This was a complicated moment in history. Jesus, a Jew, came to the Jewish people and preached a message rooted in the Jewish scriptures. He also rudely condemned some of the "bells and whistles"[1] that had entered Jewish life from outside sources. For example the Romans believed that salvation was a function of dutiful law-keeping. Their subject people, the Jews, thought that sounded like a good idea, and came up with a whole structure of "improvements" to God's law that allowed people to save themselves, apart from any need for a Savior. This is just one more appearance of the sin in the garden -- the desire for autonomy.[2] For being one's own law. For determining good and evil for oneself.

Yet, how do you dissect a living culture, determining what's useful, and what's toxic? American "freedom of speech" is wonderful -- but what do you do about pornography?

How do you make the good parts of Jewish culture available to the rest of the world, while leaving out the bad parts? Not an easy task -- many of them failed that test. Many of us fail the unique tests presented by our cultures. However, God gives us tests with the anticipation that we will eventually pass them. Or, serve as spectacular examples of how to get things wrong, so that others get then get things right.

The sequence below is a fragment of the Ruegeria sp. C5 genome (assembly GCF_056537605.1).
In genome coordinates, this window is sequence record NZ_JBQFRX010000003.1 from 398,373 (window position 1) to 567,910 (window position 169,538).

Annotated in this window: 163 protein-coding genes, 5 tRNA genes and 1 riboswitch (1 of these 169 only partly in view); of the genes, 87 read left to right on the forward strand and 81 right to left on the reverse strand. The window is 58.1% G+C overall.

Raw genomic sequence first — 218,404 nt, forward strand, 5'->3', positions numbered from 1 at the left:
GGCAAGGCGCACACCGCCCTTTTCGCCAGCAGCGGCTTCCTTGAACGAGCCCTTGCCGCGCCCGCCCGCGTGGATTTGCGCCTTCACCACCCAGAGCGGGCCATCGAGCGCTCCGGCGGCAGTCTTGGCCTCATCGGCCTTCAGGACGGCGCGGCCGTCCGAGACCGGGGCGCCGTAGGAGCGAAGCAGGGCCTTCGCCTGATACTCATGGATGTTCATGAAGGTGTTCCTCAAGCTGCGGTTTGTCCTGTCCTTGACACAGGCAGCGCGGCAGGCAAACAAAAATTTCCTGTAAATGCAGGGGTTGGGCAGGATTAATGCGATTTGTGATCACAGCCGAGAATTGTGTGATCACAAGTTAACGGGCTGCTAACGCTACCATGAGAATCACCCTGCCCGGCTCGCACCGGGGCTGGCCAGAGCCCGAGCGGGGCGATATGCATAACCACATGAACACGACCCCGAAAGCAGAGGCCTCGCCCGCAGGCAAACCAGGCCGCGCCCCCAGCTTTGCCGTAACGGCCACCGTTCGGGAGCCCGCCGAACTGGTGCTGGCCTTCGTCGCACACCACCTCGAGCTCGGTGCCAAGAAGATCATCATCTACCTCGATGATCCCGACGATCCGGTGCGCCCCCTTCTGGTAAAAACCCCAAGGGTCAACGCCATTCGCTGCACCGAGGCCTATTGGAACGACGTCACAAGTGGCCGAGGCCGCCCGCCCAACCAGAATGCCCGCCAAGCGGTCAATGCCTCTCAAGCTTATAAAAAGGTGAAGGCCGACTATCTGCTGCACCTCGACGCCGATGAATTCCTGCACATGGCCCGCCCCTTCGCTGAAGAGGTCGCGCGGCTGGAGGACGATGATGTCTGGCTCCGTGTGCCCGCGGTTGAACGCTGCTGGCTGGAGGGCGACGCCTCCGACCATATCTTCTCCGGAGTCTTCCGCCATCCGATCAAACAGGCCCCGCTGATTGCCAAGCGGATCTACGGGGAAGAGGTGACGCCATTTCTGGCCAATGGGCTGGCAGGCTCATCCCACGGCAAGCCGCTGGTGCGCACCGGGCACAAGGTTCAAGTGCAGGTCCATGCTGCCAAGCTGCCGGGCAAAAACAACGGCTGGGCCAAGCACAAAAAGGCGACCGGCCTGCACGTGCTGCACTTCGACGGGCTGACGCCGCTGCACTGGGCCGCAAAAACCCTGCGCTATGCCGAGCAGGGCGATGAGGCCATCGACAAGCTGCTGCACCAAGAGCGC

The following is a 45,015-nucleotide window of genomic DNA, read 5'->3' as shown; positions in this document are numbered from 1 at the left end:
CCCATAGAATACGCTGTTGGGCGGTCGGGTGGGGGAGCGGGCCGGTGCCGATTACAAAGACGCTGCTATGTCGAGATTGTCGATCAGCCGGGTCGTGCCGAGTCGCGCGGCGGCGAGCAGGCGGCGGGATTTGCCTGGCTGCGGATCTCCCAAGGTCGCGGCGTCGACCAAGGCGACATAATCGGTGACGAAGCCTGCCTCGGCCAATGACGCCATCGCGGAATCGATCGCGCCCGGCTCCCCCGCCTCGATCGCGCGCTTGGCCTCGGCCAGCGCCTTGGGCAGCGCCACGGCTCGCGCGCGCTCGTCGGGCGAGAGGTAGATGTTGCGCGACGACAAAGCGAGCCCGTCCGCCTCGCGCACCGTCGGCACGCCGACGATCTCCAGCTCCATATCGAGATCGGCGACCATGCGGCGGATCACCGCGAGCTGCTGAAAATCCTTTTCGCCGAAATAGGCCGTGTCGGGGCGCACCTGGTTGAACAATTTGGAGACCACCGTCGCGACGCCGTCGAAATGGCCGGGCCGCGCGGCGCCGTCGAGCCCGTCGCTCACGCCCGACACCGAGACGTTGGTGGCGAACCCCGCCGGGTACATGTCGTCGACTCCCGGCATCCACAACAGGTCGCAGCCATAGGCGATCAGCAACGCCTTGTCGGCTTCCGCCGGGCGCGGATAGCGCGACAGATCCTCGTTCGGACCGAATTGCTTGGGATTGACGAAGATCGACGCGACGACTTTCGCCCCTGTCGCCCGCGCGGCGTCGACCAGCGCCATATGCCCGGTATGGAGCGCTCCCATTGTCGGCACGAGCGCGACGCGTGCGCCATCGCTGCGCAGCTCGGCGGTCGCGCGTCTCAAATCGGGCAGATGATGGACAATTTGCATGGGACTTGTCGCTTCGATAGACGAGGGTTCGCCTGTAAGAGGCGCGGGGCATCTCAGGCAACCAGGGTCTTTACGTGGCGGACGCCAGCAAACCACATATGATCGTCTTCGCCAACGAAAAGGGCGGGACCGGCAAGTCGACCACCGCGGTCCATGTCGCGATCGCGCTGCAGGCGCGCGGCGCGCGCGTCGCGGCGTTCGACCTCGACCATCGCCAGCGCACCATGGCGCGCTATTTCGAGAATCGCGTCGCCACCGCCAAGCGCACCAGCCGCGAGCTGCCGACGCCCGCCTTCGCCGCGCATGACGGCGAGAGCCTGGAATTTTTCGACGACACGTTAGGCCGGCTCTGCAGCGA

[1] "Bells and whistles" refers to superfluous features added to a product that have nothing to do with its core purpose. For example, Windows Vista imposed such a heavy load of digital rights management (DRM) "features" that the core purposes of an operating system were overwhelmed. A plausible hypothesis suggests that Microsoft wished to get in bed with content providers -- movie studios, music publishers, etc. -- and shaped Vista to meet their concerns, rather than the needs of the end users. Apple Computers picked up a lot of business as a result, and the culture was enriched by a whole series of "I'm a Mac. I'm a PC" commercials.